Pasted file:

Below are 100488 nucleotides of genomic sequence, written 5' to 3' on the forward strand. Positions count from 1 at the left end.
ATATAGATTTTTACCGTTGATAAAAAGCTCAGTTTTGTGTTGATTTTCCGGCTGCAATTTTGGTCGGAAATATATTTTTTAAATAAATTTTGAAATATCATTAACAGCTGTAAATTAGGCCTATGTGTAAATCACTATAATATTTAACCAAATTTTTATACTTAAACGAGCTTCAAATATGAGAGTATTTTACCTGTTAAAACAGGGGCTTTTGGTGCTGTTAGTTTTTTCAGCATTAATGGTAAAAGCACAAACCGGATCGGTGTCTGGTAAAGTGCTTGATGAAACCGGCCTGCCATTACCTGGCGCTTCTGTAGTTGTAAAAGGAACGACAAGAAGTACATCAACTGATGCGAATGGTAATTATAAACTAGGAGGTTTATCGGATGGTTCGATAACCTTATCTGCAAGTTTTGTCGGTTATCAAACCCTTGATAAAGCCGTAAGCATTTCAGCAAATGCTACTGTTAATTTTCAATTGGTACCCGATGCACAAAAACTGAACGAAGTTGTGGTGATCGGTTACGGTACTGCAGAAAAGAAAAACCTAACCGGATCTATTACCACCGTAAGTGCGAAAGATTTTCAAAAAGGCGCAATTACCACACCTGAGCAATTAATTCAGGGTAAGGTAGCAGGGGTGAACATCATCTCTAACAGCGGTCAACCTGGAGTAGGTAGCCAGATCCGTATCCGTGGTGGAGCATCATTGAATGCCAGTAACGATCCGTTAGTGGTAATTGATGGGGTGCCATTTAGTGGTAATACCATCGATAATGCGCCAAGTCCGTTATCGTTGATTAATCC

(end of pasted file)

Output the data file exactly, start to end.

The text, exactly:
Below are 100488 nucleotides of genomic sequence, written 5' to 3' on the forward strand. Positions count from 1 at the left end.
ATATAGATTTTTACCGTTGATAAAAAGCTCAGTTTTGTGTTGATTTTCCGGCTGCAATTTTGGTCGGAAATATATTTTTTAAATAAATTTTGAAATATCATTAACAGCTGTAAATTAGGCCTATGTGTAAATCACTATAATATTTAACCAAATTTTTATACTTAAACGAGCTTCAAATATGAGAGTATTTTACCTGTTAAAACAGGGGCTTTTGGTGCTGTTAGTTTTTTCAGCATTAATGGTAAAAGCACAAACCGGATCGGTGTCTGGTAAAGTGCTTGATGAAACCGGCCTGCCATTACCTGGCGCTTCTGTAGTTGTAAAAGGAACGACAAGAAGTACATCAACTGATGCGAATGGTAATTATAAACTAGGAGGTTTATCGGATGGTTCGATAACCTTATCTGCAAGTTTTGTCGGTTATCAAACCCTTGATAAAGCCGTAAGCATTTCAGCAAATGCTACTGTTAATTTTCAATTGGTACCCGATGCACAAAAACTGAACGAAGTTGTGGTGATCGGTTACGGTACTGCAGAAAAGAAAAACCTAACCGGATCTATTACCACCGTAAGTGCGAAAGATTTTCAAAAAGGCGCAATTACCACACCTGAGCAATTAATTCAGGGTAAGGTAGCAGGGGTGAACATCATCTCTAACAGCGGTCAACCTGGAGTAGGTAGCCAGATCCGTATCCGTGGTGGAGCATCATTGAATGCCAGTAACGATCCGTTAGTGGTAATTGATGGGGTGCCATTTAGTGGTAATACCATCGATAATGCGCCAAGTCCGTTATCGTTGATTAATCC